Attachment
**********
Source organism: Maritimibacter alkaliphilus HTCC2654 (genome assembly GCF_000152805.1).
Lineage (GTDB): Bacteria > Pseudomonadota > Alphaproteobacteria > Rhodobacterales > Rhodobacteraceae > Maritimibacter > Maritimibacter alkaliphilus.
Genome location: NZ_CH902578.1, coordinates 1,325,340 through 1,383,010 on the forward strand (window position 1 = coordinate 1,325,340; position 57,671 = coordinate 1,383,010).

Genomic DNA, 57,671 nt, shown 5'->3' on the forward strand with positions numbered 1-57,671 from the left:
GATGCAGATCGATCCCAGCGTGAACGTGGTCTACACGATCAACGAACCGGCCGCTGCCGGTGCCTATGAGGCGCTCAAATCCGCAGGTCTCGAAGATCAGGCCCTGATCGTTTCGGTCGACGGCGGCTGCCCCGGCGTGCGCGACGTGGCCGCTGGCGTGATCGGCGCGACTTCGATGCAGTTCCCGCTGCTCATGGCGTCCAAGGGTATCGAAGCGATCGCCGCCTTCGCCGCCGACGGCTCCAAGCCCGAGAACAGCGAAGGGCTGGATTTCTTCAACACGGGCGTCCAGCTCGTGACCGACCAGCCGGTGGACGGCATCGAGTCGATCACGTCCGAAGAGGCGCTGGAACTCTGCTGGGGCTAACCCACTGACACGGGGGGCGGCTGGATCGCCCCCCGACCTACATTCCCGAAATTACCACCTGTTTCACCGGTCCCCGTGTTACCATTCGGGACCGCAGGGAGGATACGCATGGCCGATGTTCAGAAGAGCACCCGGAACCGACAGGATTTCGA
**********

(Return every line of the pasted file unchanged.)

Source organism: Maritimibacter alkaliphilus HTCC2654 (genome assembly GCF_000152805.1).
Lineage (GTDB): Bacteria > Pseudomonadota > Alphaproteobacteria > Rhodobacterales > Rhodobacteraceae > Maritimibacter > Maritimibacter alkaliphilus.
Genome location: NZ_CH902578.1, coordinates 1,325,340 through 1,383,010 on the forward strand (window position 1 = coordinate 1,325,340; position 57,671 = coordinate 1,383,010).

Genomic DNA, 57,671 nt, shown 5'->3' on the forward strand with positions numbered 1-57,671 from the left:
GATGCAGATCGATCCCAGCGTGAACGTGGTCTACACGATCAACGAACCGGCCGCTGCCGGTGCCTATGAGGCGCTCAAATCCGCAGGTCTCGAAGATCAGGCCCTGATCGTTTCGGTCGACGGCGGCTGCCCCGGCGTGCGCGACGTGGCCGCTGGCGTGATCGGCGCGACTTCGATGCAGTTCCCGCTGCTCATGGCGTCCAAGGGTATCGAAGCGATCGCCGCCTTCGCCGCCGACGGCTCCAAGCCCGAGAACAGCGAAGGGCTGGATTTCTTCAACACGGGCGTCCAGCTCGTGACCGACCAGCCGGTGGACGGCATCGAGTCGATCACGTCCGAAGAGGCGCTGGAACTCTGCTGGGGCTAACCCACTGACACGGGGGGCGGCTGGATCGCCCCCCGACCTACATTCCCGAAATTACCACCTGTTTCACCGGTCCCCGTGTTACCATTCGGGACCGCAGGGAGGATACGCATGGCCGATGTTCAGAAGAGCACCCGGAACCGACAGGATTTCGA